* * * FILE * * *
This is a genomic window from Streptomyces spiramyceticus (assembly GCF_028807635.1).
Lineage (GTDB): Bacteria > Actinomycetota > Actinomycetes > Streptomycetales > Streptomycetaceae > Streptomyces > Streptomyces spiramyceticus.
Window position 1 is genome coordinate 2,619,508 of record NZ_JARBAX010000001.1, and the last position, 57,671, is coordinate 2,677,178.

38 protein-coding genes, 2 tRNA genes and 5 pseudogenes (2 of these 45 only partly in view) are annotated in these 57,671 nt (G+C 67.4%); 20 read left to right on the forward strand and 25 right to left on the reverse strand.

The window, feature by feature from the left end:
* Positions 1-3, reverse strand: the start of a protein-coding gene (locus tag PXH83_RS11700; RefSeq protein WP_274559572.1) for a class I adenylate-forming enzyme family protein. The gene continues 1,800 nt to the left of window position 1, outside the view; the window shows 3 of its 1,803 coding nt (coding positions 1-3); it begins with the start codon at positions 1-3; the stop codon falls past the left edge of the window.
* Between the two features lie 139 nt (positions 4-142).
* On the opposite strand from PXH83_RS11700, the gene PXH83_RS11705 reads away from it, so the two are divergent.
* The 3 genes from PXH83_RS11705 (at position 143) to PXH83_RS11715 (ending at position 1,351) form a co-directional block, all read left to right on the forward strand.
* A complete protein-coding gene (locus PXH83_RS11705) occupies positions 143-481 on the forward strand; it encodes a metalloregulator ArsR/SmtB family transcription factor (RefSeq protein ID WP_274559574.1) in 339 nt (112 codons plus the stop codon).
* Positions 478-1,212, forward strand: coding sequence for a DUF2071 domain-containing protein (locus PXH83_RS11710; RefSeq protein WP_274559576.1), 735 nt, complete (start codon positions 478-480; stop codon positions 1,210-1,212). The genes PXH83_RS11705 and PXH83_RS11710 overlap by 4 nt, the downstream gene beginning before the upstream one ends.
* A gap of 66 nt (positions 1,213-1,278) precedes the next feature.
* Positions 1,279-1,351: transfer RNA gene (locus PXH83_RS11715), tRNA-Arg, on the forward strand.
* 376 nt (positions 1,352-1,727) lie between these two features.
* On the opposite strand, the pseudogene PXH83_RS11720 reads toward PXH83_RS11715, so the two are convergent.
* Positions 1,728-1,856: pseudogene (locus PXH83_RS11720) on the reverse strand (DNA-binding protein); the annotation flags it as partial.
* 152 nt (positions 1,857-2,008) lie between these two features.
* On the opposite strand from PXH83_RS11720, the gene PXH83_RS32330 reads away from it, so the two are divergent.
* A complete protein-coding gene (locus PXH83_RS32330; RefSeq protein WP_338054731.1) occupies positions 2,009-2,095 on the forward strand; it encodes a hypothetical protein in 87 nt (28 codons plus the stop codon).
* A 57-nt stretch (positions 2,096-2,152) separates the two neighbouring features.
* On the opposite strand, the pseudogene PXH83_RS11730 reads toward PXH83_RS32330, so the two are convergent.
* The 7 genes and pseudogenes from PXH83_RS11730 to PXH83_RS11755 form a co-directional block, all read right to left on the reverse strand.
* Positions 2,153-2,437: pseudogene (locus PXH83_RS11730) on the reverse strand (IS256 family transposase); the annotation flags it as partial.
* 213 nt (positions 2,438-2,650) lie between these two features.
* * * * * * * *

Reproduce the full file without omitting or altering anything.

This is a genomic window from Streptomyces spiramyceticus (assembly GCF_028807635.1).
Lineage (GTDB): Bacteria > Actinomycetota > Actinomycetes > Streptomycetales > Streptomycetaceae > Streptomyces > Streptomyces spiramyceticus.
Window position 1 is genome coordinate 2,619,508 of record NZ_JARBAX010000001.1, and the last position, 57,671, is coordinate 2,677,178.

38 protein-coding genes, 2 tRNA genes and 5 pseudogenes (2 of these 45 only partly in view) are annotated in these 57,671 nt (G+C 67.4%); 20 read left to right on the forward strand and 25 right to left on the reverse strand.

The window, feature by feature from the left end:
* Positions 1-3, reverse strand: the start of a protein-coding gene (locus tag PXH83_RS11700; RefSeq protein WP_274559572.1) for a class I adenylate-forming enzyme family protein. The gene continues 1,800 nt to the left of window position 1, outside the view; the window shows 3 of its 1,803 coding nt (coding positions 1-3); it begins with the start codon at positions 1-3; the stop codon falls past the left edge of the window.
* Between the two features lie 139 nt (positions 4-142).
* On the opposite strand from PXH83_RS11700, the gene PXH83_RS11705 reads away from it, so the two are divergent.
* The 3 genes from PXH83_RS11705 (at position 143) to PXH83_RS11715 (ending at position 1,351) form a co-directional block, all read left to right on the forward strand.
* A complete protein-coding gene (locus PXH83_RS11705) occupies positions 143-481 on the forward strand; it encodes a metalloregulator ArsR/SmtB family transcription factor (RefSeq protein ID WP_274559574.1) in 339 nt (112 codons plus the stop codon).
* Positions 478-1,212, forward strand: coding sequence for a DUF2071 domain-containing protein (locus PXH83_RS11710; RefSeq protein WP_274559576.1), 735 nt, complete (start codon positions 478-480; stop codon positions 1,210-1,212). The genes PXH83_RS11705 and PXH83_RS11710 overlap by 4 nt, the downstream gene beginning before the upstream one ends.
* A gap of 66 nt (positions 1,213-1,278) precedes the next feature.
* Positions 1,279-1,351: transfer RNA gene (locus PXH83_RS11715), tRNA-Arg, on the forward strand.
* 376 nt (positions 1,352-1,727) lie between these two features.
* On the opposite strand, the pseudogene PXH83_RS11720 reads toward PXH83_RS11715, so the two are convergent.
* Positions 1,728-1,856: pseudogene (locus PXH83_RS11720) on the reverse strand (DNA-binding protein); the annotation flags it as partial.
* 152 nt (positions 1,857-2,008) lie between these two features.
* On the opposite strand from PXH83_RS11720, the gene PXH83_RS32330 reads away from it, so the two are divergent.
* A complete protein-coding gene (locus PXH83_RS32330; RefSeq protein WP_338054731.1) occupies positions 2,009-2,095 on the forward strand; it encodes a hypothetical protein in 87 nt (28 codons plus the stop codon).
* A 57-nt stretch (positions 2,096-2,152) separates the two neighbouring features.
* On the opposite strand, the pseudogene PXH83_RS11730 reads toward PXH83_RS32330, so the two are convergent.
* The 7 genes and pseudogenes from PXH83_RS11730 to PXH83_RS11755 form a co-directional block, all read right to left on the reverse strand.
* Positions 2,153-2,437: pseudogene (locus PXH83_RS11730) on the reverse strand (IS256 family transposase); the annotation flags it as partial.
* 213 nt (positions 2,438-2,650) lie between these two features.